Local Vigil Held for Kidnapped Nigerian Girls

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The United States is making plans to send a team to help rescue nearly 300 kidnapped girls.

The girls were snatched last month from their beds in an all girl school in Nigeria by Islamic terrorists. Investigators believe they are now being used as sex slaves.

A local vigil was held in Colorado Springs on Thursday night for those girls.

NAACP State President Rosemary Lytle led dozens of local folks at the All Souls Unitarian Church to pray for the schoolgirls kidnapped from Nigeria.

“We need to let our voices say that these are our daughters too. To say that what happens in the world affects us even here in Colorado Springs,” Lytle said.

The terrorist group made threats that they will sell the girls into sex slavery. Mothers here feel for the mothers of those little girls.

“It hurt my heart and it happens way too often,” Regina Dipadova said.

"I feel like this is the first time globally that people are joining together to stop human trafficking,” Karen Gale explained.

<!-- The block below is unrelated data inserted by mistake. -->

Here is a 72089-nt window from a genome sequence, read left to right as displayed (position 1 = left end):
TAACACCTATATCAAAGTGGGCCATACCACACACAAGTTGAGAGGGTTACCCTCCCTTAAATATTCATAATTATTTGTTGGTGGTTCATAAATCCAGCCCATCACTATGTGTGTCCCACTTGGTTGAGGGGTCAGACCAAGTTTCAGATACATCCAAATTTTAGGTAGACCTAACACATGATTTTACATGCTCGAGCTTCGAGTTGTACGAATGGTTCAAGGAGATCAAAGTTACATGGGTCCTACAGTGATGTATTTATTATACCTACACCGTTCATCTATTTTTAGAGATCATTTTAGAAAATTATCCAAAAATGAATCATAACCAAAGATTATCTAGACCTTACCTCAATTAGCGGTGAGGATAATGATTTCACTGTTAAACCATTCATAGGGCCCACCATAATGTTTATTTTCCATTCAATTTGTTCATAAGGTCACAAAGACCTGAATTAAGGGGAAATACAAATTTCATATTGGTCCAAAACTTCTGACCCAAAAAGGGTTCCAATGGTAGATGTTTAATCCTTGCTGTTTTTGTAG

For Lytle, she's determined to continue raising awareness until the girls are found safe.

"As people all over the country conduct gatherings like this one, I think it says to our government and says to the world that we are not isolated as Americans. We care about young people and all people no matter where they are.”

There is now a worldwide movement that's taken to social media sites like Twitter. People are using the hash tag #bringbackourgirls to demand their return.

It was just a few days ago and three weeks after the kidnappings that the Nigerian president acknowledged the abductions for the first time. He also admitted he has no idea where the girls are. This week, he finally accepted the offer from the United States to help.

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